Profile: Ayelet Stewart
by Jane Ledwell
Ayelet Stewart makes jewellery out of precious materials: metal, gems, inspirations, and time.
Of these, time is most precious, since she schedules her craft in and around young children. “I get three hours in the morning to work, while they are at school,” she says, “and to do whatever I can squeeze in. But there’s more experimenting because there’s no luxury of time; rather than repeating an idea over and over, I move from idea to idea.”
As one thing leads to another in Ayelet’s artistry, “the materials take me away,” she says. “When there is a bead I like, I want to get it involved in something, and then I get drawn away.…. I am always eager to tell a story with things.”
For Ayelet, “everything is an experiment.” An element that doesn’t fit in one piece becomes the starting point for another. “I just go from one idea to another to try to create something really great, really original, really beautiful. I’m never satisfied,” she says. “I think that’s the artist in me—and it’s a good thing, not a bad thing at all.” She smiles, “But to try to get a good word out of me about my jewellery—that’s work.”
What she hopes for her work is “that it works well on the body; that it is not heavy; that it is artistic, but practical too; that it looks better on…” and that there is “attention to detail.”
Ayelet has gathered the tools of her craft from many places. Initial inspiration to create jewellery came from a gallery exhibition, viewed when she was fourteen. She did her initial training in design in her home country of Israel and gained business acumen hand-drawing and etching hairpins, no two identical, in a street market there. She gained additional training through a scholarship to study in Japan, where she completed a master’s degree and learned Japanese techniques for inlaying metal and creating fascinating layered “mokume gane,” or “woodgrain metal.” And she continues to collect inspirations, from traditional and contemporary metal-stamping tools gathered during a recent trip to India to a new enamelling kiln, purchased through a grant from the PEI Arts Council here—here where she has made a home for a young family in PEI.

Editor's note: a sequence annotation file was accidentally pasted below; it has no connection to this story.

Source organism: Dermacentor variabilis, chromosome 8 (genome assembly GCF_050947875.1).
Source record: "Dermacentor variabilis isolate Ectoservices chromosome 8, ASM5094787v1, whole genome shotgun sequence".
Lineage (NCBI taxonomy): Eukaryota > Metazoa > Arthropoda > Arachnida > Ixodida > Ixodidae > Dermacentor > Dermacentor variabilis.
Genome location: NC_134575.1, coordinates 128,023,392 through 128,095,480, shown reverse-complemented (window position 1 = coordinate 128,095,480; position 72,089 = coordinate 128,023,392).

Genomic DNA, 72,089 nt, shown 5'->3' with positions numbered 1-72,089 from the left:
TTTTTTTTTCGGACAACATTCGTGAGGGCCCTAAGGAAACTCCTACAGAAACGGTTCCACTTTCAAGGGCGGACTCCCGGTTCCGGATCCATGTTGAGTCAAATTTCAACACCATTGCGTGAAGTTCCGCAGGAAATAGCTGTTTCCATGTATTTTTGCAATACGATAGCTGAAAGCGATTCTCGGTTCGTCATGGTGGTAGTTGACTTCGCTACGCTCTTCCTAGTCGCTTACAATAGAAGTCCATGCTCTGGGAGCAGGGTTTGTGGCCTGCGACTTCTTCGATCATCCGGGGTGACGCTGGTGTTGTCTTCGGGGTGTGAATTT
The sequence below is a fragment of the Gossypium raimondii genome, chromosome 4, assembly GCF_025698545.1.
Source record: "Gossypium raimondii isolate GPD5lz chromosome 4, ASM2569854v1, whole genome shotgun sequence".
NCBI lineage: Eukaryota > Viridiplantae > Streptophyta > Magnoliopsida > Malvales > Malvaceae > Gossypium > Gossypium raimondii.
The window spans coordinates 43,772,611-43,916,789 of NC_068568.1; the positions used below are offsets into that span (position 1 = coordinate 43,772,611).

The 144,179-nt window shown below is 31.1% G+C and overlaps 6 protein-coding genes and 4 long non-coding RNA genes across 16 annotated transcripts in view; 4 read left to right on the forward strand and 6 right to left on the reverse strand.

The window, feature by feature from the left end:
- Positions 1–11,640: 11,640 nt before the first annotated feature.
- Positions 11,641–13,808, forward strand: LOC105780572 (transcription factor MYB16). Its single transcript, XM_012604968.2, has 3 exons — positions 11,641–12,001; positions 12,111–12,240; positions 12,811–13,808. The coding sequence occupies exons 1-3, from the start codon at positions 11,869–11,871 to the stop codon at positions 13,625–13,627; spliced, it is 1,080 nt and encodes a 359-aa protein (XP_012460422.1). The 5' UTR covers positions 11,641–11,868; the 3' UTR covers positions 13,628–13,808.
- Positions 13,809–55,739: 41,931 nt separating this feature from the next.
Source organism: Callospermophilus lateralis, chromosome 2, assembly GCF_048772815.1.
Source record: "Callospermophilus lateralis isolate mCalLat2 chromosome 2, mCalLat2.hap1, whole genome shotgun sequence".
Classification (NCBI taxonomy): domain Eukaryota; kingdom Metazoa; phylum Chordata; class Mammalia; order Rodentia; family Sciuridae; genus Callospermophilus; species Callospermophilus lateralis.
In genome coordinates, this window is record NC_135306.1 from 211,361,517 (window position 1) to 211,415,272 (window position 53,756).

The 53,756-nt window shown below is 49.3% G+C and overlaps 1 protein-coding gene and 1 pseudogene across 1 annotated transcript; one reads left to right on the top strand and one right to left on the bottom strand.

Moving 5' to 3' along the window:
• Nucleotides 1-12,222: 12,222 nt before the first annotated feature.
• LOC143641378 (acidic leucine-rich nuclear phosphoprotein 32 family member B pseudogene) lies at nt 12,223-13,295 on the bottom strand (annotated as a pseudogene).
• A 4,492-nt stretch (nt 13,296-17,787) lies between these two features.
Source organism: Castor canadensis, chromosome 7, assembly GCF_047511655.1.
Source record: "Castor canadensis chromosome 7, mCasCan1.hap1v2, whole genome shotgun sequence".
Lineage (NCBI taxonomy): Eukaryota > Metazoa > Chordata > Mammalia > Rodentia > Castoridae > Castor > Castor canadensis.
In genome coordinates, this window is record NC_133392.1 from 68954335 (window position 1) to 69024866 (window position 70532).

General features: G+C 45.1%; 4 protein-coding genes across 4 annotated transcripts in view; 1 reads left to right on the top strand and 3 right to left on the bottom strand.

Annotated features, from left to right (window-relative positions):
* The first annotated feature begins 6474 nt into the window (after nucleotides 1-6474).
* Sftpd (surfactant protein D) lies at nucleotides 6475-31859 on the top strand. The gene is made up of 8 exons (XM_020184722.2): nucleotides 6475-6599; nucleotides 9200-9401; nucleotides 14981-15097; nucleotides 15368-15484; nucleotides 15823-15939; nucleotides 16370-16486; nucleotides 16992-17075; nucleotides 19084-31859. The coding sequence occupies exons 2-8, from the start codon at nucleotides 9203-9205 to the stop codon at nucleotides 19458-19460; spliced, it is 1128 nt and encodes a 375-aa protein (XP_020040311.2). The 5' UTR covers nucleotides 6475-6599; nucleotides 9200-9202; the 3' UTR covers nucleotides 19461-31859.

“I love shells and sea and moss, so it was very convenient for me to move here,” she says. “To find natural water is very hard in Israel. Here, you do a wonderful job maintaining beaches as they are. It is inspiring to see small creatures moving around on the beach, so they are not only pictures in a book.”
An early enamelled copper piece maybe anticipated a move closer to the beach: a bikini top of white, green, and copper shells. A recent piece she created for a craft exhibition at Eptek Centre this year featured etched metal shells, inspired by beach walks with her girls. An award-winning design for the Northern Lights Awards featured freely drawn starfish. Ayelet’s studio, in her Stratford home, overlooks the water.
“I have lots of influences,” Ayelet says. “My style is not architectural, not clean modern, but more organic. I think there are Israeli influences in my work. It’s my culture; I can’t define it. Maybe I use the material differently. I like contrast maybe more…In Japan the aesthetics affected me—very clean, neat, precise.”
Ayelet Stewart is excited to incorporate her influences in new pieces that use her kiln to enamel copper. “Copper is more whimsical. I’m not sure why…I like playing, and with enamel on copper, there’s more play. Copper is very organic. As a material, it has that freedom. Each time the material gets more precious (gold, silver), it gets very precise. You feel less free. It’s harder to experiment. With copper, there’s more possibility.” With her work in copper, she hopes to incorporate designs that show her love of shapes, colours, and textures from textiles and inspiration from three-dimensional forms.
Her work will continue to pull together precious elements—from life, from nature—to create jewellery of great artistry.